Additional constraints have effectively kept a lid on capacity over the past year. New truck orders have surged, running well above full-year 2020 orders. Production has struggled to keep up with the orders as the semiconductor shortage has halted production lines at OEMs for various times throughout the year. OEMs continue to work through the supply chain constraints, but backlogs have grown so long that production for recent new orders is being pushed well into 2022.
Though the national rejection rate was lower, the number of markets that tightened compared to the number that loosened over the past week was relatively balanced. Out of the 135 markets within SONAR, 64 markets experienced increases in rejection rates w/w.
While Chicago experienced an explosion in freight volume, rejection rates in the market continue the slide. Over the past week, the rejection rate in Chicago fell by 146 bps to 19.36%. Outbound rejection rates have been volatile in the market, but with the recent pullback, relative capacity in the market is looser than it was in 2020. The rejection rate is currently 166 bps lower y/y. Additionally, carriers are more willing to enter the market as the Inbound Tender Reject Index (ITRI), which measures carriers’ willingness to enter a market, fell by 60 bps to 22.08%, the lowest level in 2021.
Relative capacity is also loosening in Southern California. Rejection rates in both Ontario and Los Angeles fell by 185 bps over the past week. The rejection rate in Ontario and LA is now down to 15.76%, 664 bps below 2020 levels.
By mode: Reefer rejection rates hit the restart button over the past week. The Reefer Outbound Tender Reject Index (ROTRI) decreased by 116 bps over the past week to 36.35%, erasing all of last week’s increase. Reefer rejection rates are now over 700 bps lower than they were a year ago.
Dry van rejection rates pulled back by more than the overall rejection index. Over the past week, van rejection rates fell by 74 bps to 20.33%. The largest equipment type in SONAR has been the most stable for the past year but has dipped below 20% for the first time since February. However, as intermodal peak season passes and truckload demand increases, expect that pressure on the dry van market will force rejection rates higher, even though contract rates have increased by over 25% y/y.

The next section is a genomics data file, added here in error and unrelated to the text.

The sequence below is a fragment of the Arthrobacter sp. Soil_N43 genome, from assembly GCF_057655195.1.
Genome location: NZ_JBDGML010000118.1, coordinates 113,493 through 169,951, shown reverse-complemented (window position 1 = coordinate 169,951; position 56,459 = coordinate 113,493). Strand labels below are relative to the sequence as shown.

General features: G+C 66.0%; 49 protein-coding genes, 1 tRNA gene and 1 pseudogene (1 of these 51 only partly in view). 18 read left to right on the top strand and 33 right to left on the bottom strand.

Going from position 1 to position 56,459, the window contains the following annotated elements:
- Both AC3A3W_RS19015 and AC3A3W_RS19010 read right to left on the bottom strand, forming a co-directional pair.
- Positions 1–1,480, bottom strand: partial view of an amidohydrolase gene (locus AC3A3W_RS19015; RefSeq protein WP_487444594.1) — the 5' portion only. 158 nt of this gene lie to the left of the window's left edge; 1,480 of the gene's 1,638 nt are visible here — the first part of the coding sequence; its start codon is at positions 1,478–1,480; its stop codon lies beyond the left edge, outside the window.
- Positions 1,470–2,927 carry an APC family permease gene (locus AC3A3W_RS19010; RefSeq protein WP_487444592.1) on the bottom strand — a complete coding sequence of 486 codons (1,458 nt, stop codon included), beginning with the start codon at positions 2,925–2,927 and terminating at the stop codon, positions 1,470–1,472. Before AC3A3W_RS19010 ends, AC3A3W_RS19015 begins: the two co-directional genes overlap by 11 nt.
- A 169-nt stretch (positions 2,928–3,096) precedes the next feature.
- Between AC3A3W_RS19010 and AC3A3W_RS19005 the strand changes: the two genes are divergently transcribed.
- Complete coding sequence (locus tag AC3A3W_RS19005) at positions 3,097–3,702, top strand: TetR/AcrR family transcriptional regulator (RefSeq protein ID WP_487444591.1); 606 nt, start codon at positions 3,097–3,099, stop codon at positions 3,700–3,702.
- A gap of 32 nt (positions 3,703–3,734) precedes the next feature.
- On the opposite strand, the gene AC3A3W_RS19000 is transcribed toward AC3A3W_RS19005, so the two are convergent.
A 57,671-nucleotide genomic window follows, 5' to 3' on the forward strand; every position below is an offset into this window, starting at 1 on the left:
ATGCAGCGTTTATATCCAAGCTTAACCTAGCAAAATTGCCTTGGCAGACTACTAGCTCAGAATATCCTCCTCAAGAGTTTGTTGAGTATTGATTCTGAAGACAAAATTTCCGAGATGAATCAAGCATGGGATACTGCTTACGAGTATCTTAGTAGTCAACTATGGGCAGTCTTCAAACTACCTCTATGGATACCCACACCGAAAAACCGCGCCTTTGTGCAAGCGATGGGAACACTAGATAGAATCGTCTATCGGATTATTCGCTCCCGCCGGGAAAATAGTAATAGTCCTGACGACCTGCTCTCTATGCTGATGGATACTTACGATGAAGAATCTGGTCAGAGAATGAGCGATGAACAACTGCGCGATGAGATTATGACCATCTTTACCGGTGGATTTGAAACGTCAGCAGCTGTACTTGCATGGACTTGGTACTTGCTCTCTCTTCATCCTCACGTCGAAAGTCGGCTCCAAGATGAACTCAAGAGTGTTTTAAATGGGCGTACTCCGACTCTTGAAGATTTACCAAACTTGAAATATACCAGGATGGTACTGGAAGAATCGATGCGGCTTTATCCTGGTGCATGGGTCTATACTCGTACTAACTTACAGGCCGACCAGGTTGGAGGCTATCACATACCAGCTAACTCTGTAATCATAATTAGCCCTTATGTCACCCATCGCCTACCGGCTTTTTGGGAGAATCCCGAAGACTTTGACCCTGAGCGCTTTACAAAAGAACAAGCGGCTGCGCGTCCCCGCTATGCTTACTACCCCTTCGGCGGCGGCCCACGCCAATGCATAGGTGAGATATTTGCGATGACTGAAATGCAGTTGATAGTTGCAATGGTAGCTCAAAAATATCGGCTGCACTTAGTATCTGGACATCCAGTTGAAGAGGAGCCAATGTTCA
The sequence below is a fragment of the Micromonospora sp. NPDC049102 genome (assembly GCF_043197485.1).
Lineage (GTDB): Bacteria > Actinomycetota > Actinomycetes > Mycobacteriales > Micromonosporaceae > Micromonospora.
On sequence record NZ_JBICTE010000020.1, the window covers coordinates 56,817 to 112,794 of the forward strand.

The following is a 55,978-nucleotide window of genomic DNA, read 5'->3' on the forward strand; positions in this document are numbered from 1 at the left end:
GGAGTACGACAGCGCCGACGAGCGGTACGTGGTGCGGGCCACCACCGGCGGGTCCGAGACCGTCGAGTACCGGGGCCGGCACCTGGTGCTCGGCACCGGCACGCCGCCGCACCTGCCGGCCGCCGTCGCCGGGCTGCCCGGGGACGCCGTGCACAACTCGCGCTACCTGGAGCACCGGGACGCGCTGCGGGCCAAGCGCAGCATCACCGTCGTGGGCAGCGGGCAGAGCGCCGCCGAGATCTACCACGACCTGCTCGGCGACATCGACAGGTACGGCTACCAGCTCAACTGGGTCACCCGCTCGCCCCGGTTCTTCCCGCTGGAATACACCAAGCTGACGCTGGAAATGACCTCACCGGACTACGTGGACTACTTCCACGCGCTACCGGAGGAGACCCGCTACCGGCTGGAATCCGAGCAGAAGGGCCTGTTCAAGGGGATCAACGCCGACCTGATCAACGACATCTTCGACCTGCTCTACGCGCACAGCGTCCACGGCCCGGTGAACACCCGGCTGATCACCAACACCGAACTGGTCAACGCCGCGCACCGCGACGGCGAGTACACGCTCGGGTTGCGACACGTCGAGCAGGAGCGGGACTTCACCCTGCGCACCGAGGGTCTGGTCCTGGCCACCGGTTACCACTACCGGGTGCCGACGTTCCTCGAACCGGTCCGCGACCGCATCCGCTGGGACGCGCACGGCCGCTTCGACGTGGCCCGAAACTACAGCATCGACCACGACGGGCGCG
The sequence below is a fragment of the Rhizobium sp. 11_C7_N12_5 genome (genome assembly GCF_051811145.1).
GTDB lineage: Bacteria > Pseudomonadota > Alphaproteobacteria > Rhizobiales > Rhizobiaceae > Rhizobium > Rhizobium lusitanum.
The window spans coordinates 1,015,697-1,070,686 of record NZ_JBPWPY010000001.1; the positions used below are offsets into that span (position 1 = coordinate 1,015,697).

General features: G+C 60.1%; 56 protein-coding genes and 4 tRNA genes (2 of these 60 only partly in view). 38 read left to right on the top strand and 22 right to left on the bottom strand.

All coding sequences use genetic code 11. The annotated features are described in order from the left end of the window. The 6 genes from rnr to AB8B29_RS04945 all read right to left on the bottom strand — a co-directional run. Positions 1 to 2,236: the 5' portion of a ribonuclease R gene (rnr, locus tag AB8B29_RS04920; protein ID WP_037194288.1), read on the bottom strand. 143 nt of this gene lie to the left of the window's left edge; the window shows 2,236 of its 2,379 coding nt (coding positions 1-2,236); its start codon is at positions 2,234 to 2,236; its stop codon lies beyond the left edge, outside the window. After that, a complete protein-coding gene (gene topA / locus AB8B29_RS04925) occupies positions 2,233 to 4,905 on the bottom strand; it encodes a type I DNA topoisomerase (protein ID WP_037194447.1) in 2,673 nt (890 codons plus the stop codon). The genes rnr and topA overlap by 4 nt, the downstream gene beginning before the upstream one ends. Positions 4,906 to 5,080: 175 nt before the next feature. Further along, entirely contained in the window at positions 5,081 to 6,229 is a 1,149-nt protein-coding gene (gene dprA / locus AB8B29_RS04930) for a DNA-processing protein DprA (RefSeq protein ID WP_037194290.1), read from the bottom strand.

The flatbed market has continued to tighten over the past week. The flatbed market lagged behind the other two equipment types but came alive at the end of the first quarter. Over the past week, flatbed rejection rates increased by 239 bps to 266.55%. Since flatbed lagged behind the other two equipment types, flatbed rejection rates are more than 1,500 bps higher than year-ago levels.
Ultimately, capacity is going to be difficult to secure throughout the final quarter, even though rejections are below 2020 levels. Add in that the September jobs report had the first decline in truck transportation employment numbers since January. The risk of capacity flooding the market seems relatively small, especially in the short term. The barriers of entry have become increasingly difficult with the rapid rise in used equipment prices, so shippers expecting conditions to ease significantly over the next three months are in for a tough reality on the capacity front.
Rates hit the brakes in the middle of October
The spot rate data available in SONAR from Truckstop.com is updated every Tuesday with the previous week’s data.
Spot rates have suffered the third consecutive down week as rejection rates continued the downward slide. Truckstop.com’s national spot rate, which includes fuel surcharge and other accessorials, fell by 2 cents per mile over the past week to $3.43/mi. The national spot rate is now nearly 5% off the all-time high set the week of Sept. 5.
Of the 102 lanes from Truckstop.com’s load board, 45 reported increases last week, with outbound Los Angeles continuing to climb. Of the eight lanes out of Los Angeles, seven were higher in the past week, with the exception of the LA-to-Las Vegas lane, which fell by 6 cents per mile to $5.15/mi.
The uptick in rates out of LAX comes as rejection rates and volume levels have pulled back, signaling shippers may just be avoiding the contract market to move freight as soon as possible as opposed to having to go through the entire routing guide.
Even with the recent drawdown, the national spot rates continue to run nearly 20% higher y/y. Pressure will intensify for spot rates over the next couple of weeks as peak season kicks off.
Contract rates also pulled back over the past week, decreasing by 2 cents per mile to $2.69. Dry van contract rates, which are reported on a two-week lag, are roughly 3% off the all-time high set in mid-September.
Contract rates, which are just the base linehaul rate excluding fuel surcharges and other accessorials that are included in spot rates, have closed the gap with spot rates significantly over the past year. Contract rates continue to run up over 20% y/y and likely face more upward pressure heading into 2022.
Ultimately, upward pressure on freight rates is likely to remain in place for at least the next six months and beyond as supply chain constraints continue to be worked through.